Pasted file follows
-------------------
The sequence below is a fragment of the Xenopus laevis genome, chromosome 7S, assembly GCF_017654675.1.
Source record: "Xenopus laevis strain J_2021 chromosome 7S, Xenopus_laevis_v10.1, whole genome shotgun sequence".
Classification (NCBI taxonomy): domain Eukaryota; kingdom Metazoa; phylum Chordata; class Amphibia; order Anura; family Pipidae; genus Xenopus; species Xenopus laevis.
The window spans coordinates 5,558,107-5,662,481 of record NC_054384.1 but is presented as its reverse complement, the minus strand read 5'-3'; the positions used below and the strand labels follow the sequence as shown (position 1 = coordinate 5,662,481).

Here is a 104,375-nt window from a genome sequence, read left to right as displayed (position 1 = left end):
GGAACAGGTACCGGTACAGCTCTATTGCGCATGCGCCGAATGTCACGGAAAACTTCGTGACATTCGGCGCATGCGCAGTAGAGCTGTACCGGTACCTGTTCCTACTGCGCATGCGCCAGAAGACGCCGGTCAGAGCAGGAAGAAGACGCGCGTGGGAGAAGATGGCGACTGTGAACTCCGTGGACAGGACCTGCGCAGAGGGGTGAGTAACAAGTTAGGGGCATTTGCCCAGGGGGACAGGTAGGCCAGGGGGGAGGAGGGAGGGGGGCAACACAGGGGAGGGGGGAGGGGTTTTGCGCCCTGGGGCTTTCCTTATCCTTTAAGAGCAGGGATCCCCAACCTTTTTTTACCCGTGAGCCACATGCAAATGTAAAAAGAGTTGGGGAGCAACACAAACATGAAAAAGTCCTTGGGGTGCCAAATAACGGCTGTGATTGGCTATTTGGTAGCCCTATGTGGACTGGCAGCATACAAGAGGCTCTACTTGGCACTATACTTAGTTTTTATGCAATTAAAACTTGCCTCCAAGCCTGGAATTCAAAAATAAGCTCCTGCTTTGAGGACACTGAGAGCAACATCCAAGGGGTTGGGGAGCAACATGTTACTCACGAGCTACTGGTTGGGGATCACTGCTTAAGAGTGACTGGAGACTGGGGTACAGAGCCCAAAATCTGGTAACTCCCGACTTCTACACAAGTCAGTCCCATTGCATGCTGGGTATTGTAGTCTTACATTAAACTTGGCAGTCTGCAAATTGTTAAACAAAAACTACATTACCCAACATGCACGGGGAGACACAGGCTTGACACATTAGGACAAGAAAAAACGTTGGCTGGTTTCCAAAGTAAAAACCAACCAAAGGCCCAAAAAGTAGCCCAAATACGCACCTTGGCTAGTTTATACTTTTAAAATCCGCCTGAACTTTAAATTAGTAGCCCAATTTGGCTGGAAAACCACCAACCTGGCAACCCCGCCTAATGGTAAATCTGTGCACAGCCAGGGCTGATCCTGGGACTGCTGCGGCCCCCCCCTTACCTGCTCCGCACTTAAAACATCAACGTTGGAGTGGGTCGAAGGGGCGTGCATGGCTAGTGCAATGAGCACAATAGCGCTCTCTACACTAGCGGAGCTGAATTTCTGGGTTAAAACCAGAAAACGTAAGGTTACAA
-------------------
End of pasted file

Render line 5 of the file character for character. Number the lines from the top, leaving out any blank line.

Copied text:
Here is a 104,375-nt window from a genome sequence, read left to right as displayed (position 1 = left end):